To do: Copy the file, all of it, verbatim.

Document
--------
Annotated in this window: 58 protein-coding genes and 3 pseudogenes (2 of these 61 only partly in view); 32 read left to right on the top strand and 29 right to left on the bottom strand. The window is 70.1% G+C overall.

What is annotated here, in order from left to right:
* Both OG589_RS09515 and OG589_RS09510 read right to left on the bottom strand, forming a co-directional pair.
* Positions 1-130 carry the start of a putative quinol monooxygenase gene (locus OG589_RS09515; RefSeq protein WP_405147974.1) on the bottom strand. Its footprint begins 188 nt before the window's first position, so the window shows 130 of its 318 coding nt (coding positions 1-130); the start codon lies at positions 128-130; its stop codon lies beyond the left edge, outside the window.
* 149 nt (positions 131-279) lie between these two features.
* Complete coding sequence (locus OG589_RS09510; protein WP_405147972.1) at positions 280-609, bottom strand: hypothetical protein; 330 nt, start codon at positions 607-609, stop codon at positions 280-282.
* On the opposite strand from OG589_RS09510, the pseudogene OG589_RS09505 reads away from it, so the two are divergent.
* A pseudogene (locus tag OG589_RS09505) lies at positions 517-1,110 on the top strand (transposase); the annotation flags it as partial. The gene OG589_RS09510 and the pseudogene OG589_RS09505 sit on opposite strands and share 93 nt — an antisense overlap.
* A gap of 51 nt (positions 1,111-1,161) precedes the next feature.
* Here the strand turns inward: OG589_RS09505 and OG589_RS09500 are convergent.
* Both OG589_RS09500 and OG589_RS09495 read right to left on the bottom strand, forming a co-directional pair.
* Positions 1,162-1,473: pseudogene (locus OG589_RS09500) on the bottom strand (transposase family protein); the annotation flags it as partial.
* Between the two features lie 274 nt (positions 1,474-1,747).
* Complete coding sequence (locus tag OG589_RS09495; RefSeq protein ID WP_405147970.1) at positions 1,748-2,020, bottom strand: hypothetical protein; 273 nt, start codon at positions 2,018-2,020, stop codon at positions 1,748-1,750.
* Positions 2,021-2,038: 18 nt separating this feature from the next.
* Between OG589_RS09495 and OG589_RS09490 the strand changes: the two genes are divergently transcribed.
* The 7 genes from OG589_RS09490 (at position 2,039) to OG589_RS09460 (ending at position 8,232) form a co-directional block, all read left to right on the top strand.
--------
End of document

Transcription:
Annotated in this window: 58 protein-coding genes and 3 pseudogenes (2 of these 61 only partly in view); 32 read left to right on the top strand and 29 right to left on the bottom strand. The window is 70.1% G+C overall.

What is annotated here, in order from left to right:
* Both OG589_RS09515 and OG589_RS09510 read right to left on the bottom strand, forming a co-directional pair.
* Positions 1-130 carry the start of a putative quinol monooxygenase gene (locus OG589_RS09515; RefSeq protein WP_405147974.1) on the bottom strand. Its footprint begins 188 nt before the window's first position, so the window shows 130 of its 318 coding nt (coding positions 1-130); the start codon lies at positions 128-130; its stop codon lies beyond the left edge, outside the window.
* 149 nt (positions 131-279) lie between these two features.
* Complete coding sequence (locus OG589_RS09510; protein WP_405147972.1) at positions 280-609, bottom strand: hypothetical protein; 330 nt, start codon at positions 607-609, stop codon at positions 280-282.
* On the opposite strand from OG589_RS09510, the pseudogene OG589_RS09505 reads away from it, so the two are divergent.
* A pseudogene (locus tag OG589_RS09505) lies at positions 517-1,110 on the top strand (transposase); the annotation flags it as partial. The gene OG589_RS09510 and the pseudogene OG589_RS09505 sit on opposite strands and share 93 nt — an antisense overlap.
* A gap of 51 nt (positions 1,111-1,161) precedes the next feature.
* Here the strand turns inward: OG589_RS09505 and OG589_RS09500 are convergent.
* Both OG589_RS09500 and OG589_RS09495 read right to left on the bottom strand, forming a co-directional pair.
* Positions 1,162-1,473: pseudogene (locus OG589_RS09500) on the bottom strand (transposase family protein); the annotation flags it as partial.
* Between the two features lie 274 nt (positions 1,474-1,747).
* Complete coding sequence (locus tag OG589_RS09495; RefSeq protein ID WP_405147970.1) at positions 1,748-2,020, bottom strand: hypothetical protein; 273 nt, start codon at positions 2,018-2,020, stop codon at positions 1,748-1,750.
* Positions 2,021-2,038: 18 nt separating this feature from the next.
* Between OG589_RS09495 and OG589_RS09490 the strand changes: the two genes are divergently transcribed.
* The 7 genes from OG589_RS09490 (at position 2,039) to OG589_RS09460 (ending at position 8,232) form a co-directional block, all read left to right on the top strand.